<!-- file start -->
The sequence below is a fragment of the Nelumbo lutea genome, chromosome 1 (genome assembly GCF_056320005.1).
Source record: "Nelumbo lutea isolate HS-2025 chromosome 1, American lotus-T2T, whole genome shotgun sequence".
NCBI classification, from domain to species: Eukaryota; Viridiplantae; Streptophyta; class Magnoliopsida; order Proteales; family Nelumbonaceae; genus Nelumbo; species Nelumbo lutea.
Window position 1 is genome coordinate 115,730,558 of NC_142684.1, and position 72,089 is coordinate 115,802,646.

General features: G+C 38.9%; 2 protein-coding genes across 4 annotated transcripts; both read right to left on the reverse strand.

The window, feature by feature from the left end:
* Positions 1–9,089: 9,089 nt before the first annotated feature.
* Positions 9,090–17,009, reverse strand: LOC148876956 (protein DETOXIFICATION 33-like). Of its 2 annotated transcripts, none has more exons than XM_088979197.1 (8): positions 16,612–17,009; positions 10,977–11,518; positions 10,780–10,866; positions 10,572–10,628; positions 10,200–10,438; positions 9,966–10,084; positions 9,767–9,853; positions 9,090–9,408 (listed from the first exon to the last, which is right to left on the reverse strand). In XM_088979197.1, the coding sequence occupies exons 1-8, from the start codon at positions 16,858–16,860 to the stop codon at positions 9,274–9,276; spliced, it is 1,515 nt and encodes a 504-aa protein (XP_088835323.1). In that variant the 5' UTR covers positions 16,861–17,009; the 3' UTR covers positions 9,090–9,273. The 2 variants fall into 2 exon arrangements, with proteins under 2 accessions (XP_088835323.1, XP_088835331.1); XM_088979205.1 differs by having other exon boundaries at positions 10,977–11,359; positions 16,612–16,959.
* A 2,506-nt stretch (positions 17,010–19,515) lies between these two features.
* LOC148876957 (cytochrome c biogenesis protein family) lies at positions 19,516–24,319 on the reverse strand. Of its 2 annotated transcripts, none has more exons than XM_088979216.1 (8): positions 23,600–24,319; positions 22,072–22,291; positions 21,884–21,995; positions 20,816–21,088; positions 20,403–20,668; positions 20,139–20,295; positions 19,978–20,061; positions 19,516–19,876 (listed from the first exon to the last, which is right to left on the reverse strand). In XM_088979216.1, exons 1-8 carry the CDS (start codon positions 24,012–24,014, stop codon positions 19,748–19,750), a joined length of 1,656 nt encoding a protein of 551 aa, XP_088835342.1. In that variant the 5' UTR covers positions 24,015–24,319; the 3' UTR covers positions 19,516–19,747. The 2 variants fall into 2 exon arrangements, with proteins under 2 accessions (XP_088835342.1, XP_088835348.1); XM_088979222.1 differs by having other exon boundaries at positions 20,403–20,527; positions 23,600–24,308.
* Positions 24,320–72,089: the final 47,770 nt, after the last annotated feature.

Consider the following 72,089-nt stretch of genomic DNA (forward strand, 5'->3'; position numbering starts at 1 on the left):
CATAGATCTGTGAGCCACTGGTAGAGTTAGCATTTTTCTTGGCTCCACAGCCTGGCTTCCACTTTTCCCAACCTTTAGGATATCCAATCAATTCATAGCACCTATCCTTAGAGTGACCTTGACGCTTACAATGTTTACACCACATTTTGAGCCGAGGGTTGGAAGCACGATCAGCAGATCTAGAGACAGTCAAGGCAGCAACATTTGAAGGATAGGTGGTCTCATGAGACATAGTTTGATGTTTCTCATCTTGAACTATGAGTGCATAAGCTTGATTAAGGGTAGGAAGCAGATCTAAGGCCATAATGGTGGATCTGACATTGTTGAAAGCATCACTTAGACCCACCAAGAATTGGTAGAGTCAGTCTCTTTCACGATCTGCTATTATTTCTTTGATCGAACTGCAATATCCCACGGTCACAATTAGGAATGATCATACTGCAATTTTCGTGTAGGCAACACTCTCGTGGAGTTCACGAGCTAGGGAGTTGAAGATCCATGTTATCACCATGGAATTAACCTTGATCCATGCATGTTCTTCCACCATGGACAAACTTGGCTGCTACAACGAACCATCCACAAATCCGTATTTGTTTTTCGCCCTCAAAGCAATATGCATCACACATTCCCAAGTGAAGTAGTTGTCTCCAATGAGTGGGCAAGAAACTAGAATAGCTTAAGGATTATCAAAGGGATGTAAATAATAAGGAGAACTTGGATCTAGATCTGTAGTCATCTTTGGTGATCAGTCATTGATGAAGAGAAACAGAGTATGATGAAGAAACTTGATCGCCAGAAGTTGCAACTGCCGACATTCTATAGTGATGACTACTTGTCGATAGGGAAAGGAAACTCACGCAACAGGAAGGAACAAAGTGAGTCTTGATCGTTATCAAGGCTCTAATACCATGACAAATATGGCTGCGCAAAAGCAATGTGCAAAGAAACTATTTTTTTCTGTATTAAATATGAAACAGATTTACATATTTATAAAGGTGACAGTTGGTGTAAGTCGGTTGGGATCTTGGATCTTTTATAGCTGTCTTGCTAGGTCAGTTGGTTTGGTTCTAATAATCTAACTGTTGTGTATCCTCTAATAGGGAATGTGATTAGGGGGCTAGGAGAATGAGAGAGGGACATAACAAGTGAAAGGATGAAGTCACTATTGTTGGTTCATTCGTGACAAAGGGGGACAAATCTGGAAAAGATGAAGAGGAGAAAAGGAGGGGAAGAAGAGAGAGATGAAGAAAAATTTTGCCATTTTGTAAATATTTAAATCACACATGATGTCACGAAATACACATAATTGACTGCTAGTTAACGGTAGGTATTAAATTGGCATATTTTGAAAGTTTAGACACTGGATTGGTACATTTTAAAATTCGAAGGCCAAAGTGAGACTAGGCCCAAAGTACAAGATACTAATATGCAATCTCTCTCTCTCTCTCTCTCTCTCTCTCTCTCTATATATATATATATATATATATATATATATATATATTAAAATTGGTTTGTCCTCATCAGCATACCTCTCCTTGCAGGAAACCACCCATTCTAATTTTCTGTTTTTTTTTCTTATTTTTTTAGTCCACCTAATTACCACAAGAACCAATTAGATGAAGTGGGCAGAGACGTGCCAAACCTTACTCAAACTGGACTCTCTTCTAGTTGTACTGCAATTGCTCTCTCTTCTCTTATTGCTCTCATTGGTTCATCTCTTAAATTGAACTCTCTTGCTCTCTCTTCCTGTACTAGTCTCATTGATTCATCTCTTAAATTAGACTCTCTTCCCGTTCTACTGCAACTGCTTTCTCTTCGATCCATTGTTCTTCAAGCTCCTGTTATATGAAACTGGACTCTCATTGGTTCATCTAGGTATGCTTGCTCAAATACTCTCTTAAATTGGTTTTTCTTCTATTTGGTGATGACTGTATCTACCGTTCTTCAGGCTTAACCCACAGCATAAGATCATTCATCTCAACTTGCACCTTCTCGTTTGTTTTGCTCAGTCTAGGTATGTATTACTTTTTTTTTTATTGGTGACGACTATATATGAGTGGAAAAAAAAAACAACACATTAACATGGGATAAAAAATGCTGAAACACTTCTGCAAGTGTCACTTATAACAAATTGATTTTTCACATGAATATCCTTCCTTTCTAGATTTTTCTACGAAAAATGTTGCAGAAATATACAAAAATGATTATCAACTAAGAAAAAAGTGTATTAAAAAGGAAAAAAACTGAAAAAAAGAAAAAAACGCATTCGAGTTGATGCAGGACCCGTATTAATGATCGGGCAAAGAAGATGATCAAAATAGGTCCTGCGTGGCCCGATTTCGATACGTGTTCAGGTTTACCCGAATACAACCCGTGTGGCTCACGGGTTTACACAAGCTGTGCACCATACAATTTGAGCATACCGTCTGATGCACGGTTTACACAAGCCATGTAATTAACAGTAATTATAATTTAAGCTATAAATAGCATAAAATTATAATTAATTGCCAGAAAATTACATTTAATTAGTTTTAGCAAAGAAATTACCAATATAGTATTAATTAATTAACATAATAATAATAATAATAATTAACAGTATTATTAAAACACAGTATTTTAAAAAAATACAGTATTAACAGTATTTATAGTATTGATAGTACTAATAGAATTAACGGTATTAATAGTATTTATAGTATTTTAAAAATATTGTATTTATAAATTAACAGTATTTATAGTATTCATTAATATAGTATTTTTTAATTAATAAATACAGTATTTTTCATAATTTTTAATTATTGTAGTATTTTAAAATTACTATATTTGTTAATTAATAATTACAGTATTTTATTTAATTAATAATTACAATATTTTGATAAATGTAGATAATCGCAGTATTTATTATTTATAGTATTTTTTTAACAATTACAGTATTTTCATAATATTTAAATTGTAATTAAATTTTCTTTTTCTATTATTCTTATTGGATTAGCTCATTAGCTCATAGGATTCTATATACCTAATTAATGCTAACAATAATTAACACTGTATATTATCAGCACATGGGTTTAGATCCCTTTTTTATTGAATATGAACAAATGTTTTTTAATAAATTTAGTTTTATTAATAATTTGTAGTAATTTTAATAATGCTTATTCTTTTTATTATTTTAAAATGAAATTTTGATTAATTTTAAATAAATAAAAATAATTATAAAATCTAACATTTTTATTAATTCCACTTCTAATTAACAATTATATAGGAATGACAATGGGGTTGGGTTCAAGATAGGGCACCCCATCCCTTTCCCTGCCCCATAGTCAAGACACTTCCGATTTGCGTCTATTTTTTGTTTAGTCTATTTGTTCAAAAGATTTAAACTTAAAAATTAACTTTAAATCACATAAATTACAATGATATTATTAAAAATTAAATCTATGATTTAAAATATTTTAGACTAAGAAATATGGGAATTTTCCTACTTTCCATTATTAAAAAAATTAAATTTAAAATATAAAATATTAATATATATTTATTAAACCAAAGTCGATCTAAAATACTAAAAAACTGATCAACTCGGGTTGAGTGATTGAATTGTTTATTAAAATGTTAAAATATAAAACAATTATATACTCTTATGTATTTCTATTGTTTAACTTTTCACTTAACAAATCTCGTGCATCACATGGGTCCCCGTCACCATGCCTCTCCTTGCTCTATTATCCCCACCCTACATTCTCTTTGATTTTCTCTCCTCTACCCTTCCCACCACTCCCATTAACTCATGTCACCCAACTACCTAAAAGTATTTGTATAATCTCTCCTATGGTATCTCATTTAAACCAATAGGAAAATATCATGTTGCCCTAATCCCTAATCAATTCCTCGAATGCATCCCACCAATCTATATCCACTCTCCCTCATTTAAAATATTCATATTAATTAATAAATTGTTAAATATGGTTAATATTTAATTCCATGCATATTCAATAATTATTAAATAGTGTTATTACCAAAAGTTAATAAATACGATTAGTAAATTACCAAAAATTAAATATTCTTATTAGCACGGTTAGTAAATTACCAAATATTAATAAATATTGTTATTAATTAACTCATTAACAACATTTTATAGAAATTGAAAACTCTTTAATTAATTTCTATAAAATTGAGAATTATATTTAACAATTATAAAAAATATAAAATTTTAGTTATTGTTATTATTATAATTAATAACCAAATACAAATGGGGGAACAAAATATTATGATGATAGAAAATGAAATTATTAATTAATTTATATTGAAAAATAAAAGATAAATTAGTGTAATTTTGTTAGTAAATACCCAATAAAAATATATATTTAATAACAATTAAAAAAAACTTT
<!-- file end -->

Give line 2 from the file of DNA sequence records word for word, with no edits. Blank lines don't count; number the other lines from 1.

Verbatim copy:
Source record: "Nelumbo lutea isolate HS-2025 chromosome 1, American lotus-T2T, whole genome shotgun sequence".